Sinking Millenium Tower blamed on Transbay construction

The developers of a South of Market residential high rise Tuesday blamed the building’s excessive settlement on groundwater pumping at the neighboring Transbay Terminal construction site.

Speaking at a press conference in downtown San Francisco, Millennium Partners founding partner Christopher Jeffries said what he called “reckless behavior” on the part of the Transbay Joint Powers Authority has caused the Millennium Tower to sink more than was originally projected.

The 58-story luxury high rise at 301 Mission St., which is built on landfill, has sunk as much as 16 inches so far and is leaning around 15 inches to the northwest at its peak. Current projections suggest it could ultimately sink more than 30 inches.

Jeffries said that groundwater pumping started at the Transbay Terminal project a full year earlier than officials have previously stated and has caused groundwater in the area to drop a “staggering” 20 feet.

The authority agreed before construction started to strictly limit and monitor any effects on groundwater in the area around the Transbay Terminal site. However, when it became clear those limits had been exceeded, it refused to act and instead blamed issues on the design of the Millennium Tower and stopped responding to requests for data, Jeffries said:

“There’s been a lot of talk and speculation about what people think the problem is. … There is only one issue here. TJPA’s dewatering is the issue.”

Transbay Joint Powers Authority officials did not respond to a request for comment today, but have previously blamed the Millennium Tower’s settlement issues on the fact that it was designed with a concrete slab foundation and piles into sand rather than bedrock.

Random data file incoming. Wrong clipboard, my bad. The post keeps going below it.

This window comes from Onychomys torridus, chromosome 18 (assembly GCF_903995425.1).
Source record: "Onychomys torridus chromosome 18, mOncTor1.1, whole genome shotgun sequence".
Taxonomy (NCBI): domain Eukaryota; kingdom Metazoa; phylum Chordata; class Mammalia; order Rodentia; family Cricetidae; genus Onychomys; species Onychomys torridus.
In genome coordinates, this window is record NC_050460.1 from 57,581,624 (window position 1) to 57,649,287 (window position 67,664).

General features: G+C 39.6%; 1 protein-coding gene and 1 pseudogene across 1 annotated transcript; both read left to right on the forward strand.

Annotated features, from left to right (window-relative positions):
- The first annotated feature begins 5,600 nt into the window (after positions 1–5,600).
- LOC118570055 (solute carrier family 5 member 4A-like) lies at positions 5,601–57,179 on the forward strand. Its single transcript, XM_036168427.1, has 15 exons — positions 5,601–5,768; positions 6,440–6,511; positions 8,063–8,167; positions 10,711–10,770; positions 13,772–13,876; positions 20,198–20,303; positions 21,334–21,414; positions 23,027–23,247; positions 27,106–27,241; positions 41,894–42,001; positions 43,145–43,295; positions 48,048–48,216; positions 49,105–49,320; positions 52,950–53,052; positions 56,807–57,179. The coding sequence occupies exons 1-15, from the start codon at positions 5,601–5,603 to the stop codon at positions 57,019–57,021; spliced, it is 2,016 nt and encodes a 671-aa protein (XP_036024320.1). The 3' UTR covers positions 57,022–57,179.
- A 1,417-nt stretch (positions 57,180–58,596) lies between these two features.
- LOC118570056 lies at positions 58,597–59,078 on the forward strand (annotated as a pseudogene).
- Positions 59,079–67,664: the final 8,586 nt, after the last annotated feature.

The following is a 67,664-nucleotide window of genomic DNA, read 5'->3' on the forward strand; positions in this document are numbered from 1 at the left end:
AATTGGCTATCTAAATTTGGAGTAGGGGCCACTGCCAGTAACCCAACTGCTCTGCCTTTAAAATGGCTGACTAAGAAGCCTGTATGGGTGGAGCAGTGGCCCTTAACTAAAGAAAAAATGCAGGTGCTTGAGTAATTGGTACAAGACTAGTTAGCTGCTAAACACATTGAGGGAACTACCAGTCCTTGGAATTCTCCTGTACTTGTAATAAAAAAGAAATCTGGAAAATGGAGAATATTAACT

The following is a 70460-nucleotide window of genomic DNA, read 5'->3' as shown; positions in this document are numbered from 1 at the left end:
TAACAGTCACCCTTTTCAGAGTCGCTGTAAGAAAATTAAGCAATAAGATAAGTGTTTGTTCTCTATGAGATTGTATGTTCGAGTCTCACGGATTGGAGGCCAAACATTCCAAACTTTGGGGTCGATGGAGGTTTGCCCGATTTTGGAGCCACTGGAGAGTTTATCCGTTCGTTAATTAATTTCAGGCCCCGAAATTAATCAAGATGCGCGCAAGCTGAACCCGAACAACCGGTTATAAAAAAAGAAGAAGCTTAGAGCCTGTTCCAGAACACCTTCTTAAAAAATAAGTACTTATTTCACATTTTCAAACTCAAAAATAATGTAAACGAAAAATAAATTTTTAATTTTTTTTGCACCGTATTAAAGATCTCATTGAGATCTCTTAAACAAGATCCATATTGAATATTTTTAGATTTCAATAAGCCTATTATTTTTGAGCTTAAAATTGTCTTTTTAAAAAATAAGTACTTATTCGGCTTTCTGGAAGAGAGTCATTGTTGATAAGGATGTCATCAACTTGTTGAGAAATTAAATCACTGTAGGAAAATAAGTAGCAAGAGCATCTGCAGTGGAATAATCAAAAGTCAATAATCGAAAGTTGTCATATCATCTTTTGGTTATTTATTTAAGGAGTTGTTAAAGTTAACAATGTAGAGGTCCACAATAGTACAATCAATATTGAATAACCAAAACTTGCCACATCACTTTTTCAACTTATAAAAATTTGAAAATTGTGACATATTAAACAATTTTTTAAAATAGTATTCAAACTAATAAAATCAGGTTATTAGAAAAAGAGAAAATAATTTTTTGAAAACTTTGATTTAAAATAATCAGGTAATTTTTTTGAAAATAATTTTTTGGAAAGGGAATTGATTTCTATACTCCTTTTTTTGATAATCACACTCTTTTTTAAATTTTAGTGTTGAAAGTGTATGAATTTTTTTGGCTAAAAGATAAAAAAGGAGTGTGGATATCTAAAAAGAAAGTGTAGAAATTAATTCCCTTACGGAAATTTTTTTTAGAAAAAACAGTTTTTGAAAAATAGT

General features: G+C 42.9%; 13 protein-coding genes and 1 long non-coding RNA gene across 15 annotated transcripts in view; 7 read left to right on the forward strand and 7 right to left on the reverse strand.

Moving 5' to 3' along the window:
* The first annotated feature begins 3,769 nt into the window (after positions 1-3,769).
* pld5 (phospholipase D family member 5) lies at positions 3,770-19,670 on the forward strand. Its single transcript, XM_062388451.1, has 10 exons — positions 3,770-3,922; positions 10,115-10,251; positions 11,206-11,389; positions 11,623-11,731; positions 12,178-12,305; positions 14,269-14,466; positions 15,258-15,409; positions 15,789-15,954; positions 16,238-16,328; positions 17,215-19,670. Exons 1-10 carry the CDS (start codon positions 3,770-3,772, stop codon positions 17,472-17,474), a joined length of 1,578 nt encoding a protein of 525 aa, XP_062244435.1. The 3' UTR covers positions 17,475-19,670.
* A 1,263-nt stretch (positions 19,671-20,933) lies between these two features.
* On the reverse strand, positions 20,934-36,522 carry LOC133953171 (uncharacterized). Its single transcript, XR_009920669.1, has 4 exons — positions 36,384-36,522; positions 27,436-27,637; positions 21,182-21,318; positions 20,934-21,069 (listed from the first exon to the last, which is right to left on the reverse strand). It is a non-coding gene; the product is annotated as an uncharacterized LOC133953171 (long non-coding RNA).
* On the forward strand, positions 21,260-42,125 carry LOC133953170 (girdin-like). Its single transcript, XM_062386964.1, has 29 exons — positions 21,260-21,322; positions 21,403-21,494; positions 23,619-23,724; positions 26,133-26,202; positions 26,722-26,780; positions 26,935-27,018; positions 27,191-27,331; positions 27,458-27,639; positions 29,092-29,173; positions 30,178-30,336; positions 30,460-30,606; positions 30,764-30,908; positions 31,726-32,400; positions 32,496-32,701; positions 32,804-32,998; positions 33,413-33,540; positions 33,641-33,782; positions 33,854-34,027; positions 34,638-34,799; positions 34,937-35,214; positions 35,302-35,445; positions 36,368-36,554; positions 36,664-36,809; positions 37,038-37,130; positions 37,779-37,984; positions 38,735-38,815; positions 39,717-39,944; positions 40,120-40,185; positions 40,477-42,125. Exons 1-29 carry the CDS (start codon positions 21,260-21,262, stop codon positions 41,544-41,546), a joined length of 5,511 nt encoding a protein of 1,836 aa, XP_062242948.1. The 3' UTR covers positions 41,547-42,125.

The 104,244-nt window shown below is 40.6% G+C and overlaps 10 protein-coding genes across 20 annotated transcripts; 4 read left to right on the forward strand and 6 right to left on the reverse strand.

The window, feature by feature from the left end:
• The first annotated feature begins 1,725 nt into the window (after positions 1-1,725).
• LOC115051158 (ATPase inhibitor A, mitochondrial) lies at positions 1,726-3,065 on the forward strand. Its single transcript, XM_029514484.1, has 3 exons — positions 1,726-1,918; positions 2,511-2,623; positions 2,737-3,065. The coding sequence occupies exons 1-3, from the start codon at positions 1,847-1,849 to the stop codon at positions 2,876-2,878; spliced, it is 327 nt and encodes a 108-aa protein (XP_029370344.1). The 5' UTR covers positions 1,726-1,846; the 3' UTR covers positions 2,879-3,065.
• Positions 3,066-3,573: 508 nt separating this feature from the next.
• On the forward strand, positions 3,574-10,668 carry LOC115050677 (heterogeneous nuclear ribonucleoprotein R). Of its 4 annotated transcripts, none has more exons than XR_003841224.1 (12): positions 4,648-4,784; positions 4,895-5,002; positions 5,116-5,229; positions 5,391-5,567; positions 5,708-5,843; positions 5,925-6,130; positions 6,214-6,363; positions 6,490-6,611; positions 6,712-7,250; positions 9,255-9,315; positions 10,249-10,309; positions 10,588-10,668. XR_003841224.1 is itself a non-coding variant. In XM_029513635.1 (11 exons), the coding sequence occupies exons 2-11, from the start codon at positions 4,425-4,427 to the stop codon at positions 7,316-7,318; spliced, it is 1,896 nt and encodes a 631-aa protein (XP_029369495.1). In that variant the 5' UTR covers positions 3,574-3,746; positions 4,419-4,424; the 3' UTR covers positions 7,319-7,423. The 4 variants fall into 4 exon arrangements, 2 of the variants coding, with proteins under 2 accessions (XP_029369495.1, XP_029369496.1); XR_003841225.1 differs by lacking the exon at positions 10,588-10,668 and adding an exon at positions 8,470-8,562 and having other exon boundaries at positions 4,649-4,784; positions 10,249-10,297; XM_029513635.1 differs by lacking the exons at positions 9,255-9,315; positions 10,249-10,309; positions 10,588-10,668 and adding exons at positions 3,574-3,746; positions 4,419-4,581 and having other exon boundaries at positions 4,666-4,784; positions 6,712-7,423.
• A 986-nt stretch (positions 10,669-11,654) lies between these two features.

The authority has argued that the building, which was completed in 2009, had already settled more than anticipated by 2010, before construction began on the Transbay Terminal site, and that other buildings in the area have not shown similar issues.

Millennium Partners officials today argued that the building’s foundation is of the same design used by most current buildings of its size in The City, and that drilling down into bedrock is not normal practice.

While they acknowledged that the building had sunk more than projected by 2010, they said the amount was well within design limits.

The troubled tower has become the focus of litigation and city investigations, with City Attorney Dennis Herrera Tuesday issuing subpoenas to Millennium Partners in an investigation to determine whether buyers were properly notified of the structural issues.

Herrera wrote in a letter accompanying the subpoena:

“I have serious concerns that the disclosures required by state law … did not contain information about the settling of the property.”

Supervisor Aaron Peskin also plans to question city building officials at a hearing on Thursday to determine “who knew what and when they knew it.” Peskin has alleged both the developer and city officials knew about the problems by 2009 but failed to notify buyers of the building’s more than 400 units.

Homeowners also filed a lawsuit in August naming both the developer and the joint powers authority.

Millennium Partners officials today said they were currently focused on finding a fix for the building’s problems, rather than litigation, but did not rule out a lawsuit. They said they would comply with the city attorney’s subpoenas and investigation, but argued that the extent of the settlement problems only became apparent in 2014, after units in the building were all sold.